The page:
I hate Bournemouth now. I mean, I really hate them. And I used to like them in that second club kind of way. It wasn’t that they were awarded a goal they shouldn’t have gotten. And to be fair, they were the better side for most of that match. Heck, even Wilson acting like a total putz afterwards wasn’t the thing that turned on the revulsion in me. It was the club itself, using their official Twitter feed to make light of the fact they got away with cheating. I never expected them to say, “hey, the goal shouldn’t have counted”, but to publicly revel in it put that club in a light I never would have expected from them. So a curse on all their houses.

The Hammers began the match on the front foot, a term I only just learned has its roots in cricket, with Arnautovic leading the way in terms of being a nuisance to the Slimeball defense. Cresswell tried a low shot from outside the box, Noble sent a volley onto the top netting, and Kouyate got his head to a cross after a short corner that Begovic saved easily.

The first real opportunity belonged to West Ham in the 14th minute when Zabaleta once again started an attack by tracking back and winning the ball in the Slimeball half. He sent a beautiful cross into the box that split the Slimeball defense before settling on Arnautovic’s right foot. It was on its way to the back of the net but Begovic did well to push it over the bar for a corner.

The Slimeballs had their first real look at goal in the 21st minute from a set piece after Kouyate was whistled for a foul against Gosling 30 yards from goal. The delivery curled over the wall and found Francis unmarked at the far post. With a tight angle he tried to roll it across the face of goal but Adrian got a toe to it and knocked it out of the danger zone.

If two minutes can be considered extended pressure, then the visitors had that in the 31st minute, starting with a free kick after Ginge was shown a yellow card for being a brick wall that Fraser ran into. Moments later, Cook tried a shot from outside the West Ham penalty area that had Adrian beaten but curled just wide. That terrified feeling of not capitalizing on the early dominance began to creep in.

As the first half ran down, West Ham asked the final question before the break when they won a corner but Begovic punched it away from danger.

Halftime
West Ham 0
Slimeballs 0

The first moment of interest in the second half came when a shot attempt by Kouyate from inside the box went off the hand of Ake, but Atkinson didn’t do a thing in all likelihood because of the close range. Moments later Arnautovic won a corner but the Slimeballs cleared from danger. Lanzini then sent a ball across the face of goal but nobody was there for West Ham. Zabaleta sent a looping ball towards goal that his fellow Argentine Lanzini came an inch from getting to. The sustained pressure continued with yet another corner that Begovic was able to grab hold of, followed by an Arnautovic counter and a soft shot by Zabaleta.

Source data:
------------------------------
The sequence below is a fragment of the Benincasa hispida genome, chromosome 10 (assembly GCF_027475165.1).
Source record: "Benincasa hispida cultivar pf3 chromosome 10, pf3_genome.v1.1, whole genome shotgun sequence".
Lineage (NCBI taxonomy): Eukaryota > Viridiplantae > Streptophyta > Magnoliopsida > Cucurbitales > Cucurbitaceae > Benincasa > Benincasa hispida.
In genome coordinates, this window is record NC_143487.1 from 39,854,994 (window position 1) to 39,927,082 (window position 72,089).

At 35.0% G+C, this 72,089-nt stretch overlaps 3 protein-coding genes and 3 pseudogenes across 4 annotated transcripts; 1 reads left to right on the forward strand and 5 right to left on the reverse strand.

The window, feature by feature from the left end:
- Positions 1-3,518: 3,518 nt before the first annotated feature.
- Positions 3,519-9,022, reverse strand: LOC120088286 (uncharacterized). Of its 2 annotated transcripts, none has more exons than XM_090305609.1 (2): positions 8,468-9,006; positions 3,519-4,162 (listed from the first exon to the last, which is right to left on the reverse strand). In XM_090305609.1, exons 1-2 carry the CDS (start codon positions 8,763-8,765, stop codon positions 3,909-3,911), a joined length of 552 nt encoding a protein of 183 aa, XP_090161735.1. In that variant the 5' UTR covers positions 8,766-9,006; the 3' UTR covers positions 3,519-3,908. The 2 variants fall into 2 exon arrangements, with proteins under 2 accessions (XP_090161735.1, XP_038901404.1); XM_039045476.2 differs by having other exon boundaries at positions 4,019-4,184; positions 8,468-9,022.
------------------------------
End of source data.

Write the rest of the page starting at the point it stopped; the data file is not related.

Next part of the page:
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In the 60th minute, Kouyate and Arnautovic combined on a give and go, with Kouyate doing the give while Arnautovic provided the go. The Austrian was in on goal all alone, but chose to try one more touch instead of a shot and that gave Cook time to get in his way and eventually win the ball.

The 63rd minute was a moment that could be more upsetting than giving up a goal. Lanzini went down holding his hamstring, and with quite literally no other creative midfield player on the roster the good vibrations at West Ham started to fade. Hernandez replaced him, but to what effect would remain to be seen.

While the loss of Lanzini may not have been directly responsible for what happened a few minutes later, I had to wonder. Masuaku and Arnautovic were working down the left of the Slimeballs penalty area. Without any outlet to work the ball into the penalty area, the ball eventually went all the back to Adrian. He hoofed it, and West Ham no longer had the ball. And you do need the ball if you want to score a goal. Goals help you win the game.

Minutes later, the danger of reeling from injuries and the lack of creativity punished West Ham when Fraser was let loose on a run down the left. Adrian should have come out to smother it, but his indecision combined with Zabaleta getting beaten allowed Fraser to run onto a pass from Stanislas and fire it into the net.

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West Ham 0
Slimeballs 1

Last week, playing with my son on his birthday caused me to miss the Arnautovic goal at the start of the second half. Today it was writing the paragraph above. When I looked up because of Tony Gale’s excitement, the ball was behind Begovic and the game was even. The play was not that dissimilar. Ogbonna sent the ball long after the restart, Kouyate headed it forward, Arnautovic got a foot to it but Begovic couldn’t control and Chicharito banged it home. Fox In The Box. It’s what he does when allowed.

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West Ham 1
Slimeballs 1

Despite the goal, the Slimeballs went back to asking the questions. Worryingly, West Ham looked disorganized and unsure in their own area. Players looked at each other, thinking it wasn’t their job to get the ball from danger. Worryingly like the early part of the season.

The 87th minute brought a moment of fear for the home supporters when Wilson and King combined in the West Ham area but King’s end product didn’t have enough pace to trouble Adrian. To make matters worse, Cresswell then pulled up lame with yet another West Ham-string problem. Turned out to likely be an ankle issue, but bad puns are part of my strategy to manage stress from these games. So I chose not to remove it. Just so you know.

By the time the five added minutes began, with all of the injuries I was 100% ready to accept a point and lick our wounds. The Slimeballs didn’t agree with that and kept pushing forward. It appeared that the final seconds were going to take place in the visiting half. Noble played Byram down the right and the late sub earned a corner. But Noble didn’t beat the first man, and the Slimeballs had a last chance to counter. West Ham defended well, and the teams shared the spoils.

Final Score
West Ham 1
Slimeballs 1